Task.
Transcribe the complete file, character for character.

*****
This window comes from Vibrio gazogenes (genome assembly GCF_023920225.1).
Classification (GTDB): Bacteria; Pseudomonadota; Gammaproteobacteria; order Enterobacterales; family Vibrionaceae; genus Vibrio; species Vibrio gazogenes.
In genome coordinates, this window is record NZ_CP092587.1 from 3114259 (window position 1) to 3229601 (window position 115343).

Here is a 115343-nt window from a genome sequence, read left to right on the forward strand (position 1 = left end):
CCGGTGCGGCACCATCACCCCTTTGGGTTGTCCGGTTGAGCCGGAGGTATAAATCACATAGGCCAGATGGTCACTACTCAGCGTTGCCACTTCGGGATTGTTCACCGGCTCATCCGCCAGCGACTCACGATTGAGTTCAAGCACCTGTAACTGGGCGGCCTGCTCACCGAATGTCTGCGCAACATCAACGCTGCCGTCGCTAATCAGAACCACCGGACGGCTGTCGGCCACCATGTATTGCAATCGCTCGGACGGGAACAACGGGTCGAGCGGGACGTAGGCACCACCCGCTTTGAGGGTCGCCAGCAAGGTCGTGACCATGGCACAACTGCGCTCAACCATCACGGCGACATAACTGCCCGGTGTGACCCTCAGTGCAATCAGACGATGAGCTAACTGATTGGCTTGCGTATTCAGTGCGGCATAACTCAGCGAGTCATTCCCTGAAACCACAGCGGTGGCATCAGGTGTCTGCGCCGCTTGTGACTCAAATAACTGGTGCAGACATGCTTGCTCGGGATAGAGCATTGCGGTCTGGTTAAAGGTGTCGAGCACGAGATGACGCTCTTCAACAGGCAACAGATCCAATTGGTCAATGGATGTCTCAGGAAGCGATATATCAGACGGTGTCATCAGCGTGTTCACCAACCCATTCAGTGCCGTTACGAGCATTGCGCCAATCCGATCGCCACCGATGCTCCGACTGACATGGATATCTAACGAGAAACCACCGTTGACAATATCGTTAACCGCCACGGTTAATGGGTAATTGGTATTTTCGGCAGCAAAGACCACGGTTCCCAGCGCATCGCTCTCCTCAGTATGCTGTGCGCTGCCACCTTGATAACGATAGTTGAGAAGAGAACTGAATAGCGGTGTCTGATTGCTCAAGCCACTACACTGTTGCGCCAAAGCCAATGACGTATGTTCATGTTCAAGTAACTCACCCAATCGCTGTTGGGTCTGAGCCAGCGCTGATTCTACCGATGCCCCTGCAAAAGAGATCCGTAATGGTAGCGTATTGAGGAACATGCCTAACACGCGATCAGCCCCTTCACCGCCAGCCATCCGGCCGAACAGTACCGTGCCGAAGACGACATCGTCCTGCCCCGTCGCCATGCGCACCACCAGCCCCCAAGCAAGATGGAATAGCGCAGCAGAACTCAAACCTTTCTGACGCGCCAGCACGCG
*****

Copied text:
This window comes from Vibrio gazogenes (genome assembly GCF_023920225.1).
Classification (GTDB): Bacteria; Pseudomonadota; Gammaproteobacteria; order Enterobacterales; family Vibrionaceae; genus Vibrio; species Vibrio gazogenes.
In genome coordinates, this window is record NZ_CP092587.1 from 3114259 (window position 1) to 3229601 (window position 115343).

Here is a 115343-nt window from a genome sequence, read left to right on the forward strand (position 1 = left end):
CCGGTGCGGCACCATCACCCCTTTGGGTTGTCCGGTTGAGCCGGAGGTATAAATCACATAGGCCAGATGGTCACTACTCAGCGTTGCCACTTCGGGATTGTTCACCGGCTCATCCGCCAGCGACTCACGATTGAGTTCAAGCACCTGTAACTGGGCGGCCTGCTCACCGAATGTCTGCGCAACATCAACGCTGCCGTCGCTAATCAGAACCACCGGACGGCTGTCGGCCACCATGTATTGCAATCGCTCGGACGGGAACAACGGGTCGAGCGGGACGTAGGCACCACCCGCTTTGAGGGTCGCCAGCAAGGTCGTGACCATGGCACAACTGCGCTCAACCATCACGGCGACATAACTGCCCGGTGTGACCCTCAGTGCAATCAGACGATGAGCTAACTGATTGGCTTGCGTATTCAGTGCGGCATAACTCAGCGAGTCATTCCCTGAAACCACAGCGGTGGCATCAGGTGTCTGCGCCGCTTGTGACTCAAATAACTGGTGCAGACATGCTTGCTCGGGATAGAGCATTGCGGTCTGGTTAAAGGTGTCGAGCACGAGATGACGCTCTTCAACAGGCAACAGATCCAATTGGTCAATGGATGTCTCAGGAAGCGATATATCAGACGGTGTCATCAGCGTGTTCACCAACCCATTCAGTGCCGTTACGAGCATTGCGCCAATCCGATCGCCACCGATGCTCCGACTGACATGGATATCTAACGAGAAACCACCGTTGACAATATCGTTAACCGCCACGGTTAATGGGTAATTGGTATTTTCGGCAGCAAAGACCACGGTTCCCAGCGCATCGCTCTCCTCAGTATGCTGTGCGCTGCCACCTTGATAACGATAGTTGAGAAGAGAACTGAATAGCGGTGTCTGATTGCTCAAGCCACTACACTGTTGCGCCAAAGCCAATGACGTATGTTCATGTTCAAGTAACTCACCCAATCGCTGTTGGGTCTGAGCCAGCGCTGATTCTACCGATGCCCCTGCAAAAGAGATCCGTAATGGTAGCGTATTGAGGAACATGCCTAACACGCGATCAGCCCCTTCACCGCCAGCCATCCGGCCGAACAGTACCGTGCCGAAGACGACATCGTCCTGCCCCGTCGCCATGCGCACCACCAGCCCCCAAGCAAGATGGAATAGCGCAGCAGAACTCAAACCTTTCTGACGCGCCAGCACGCG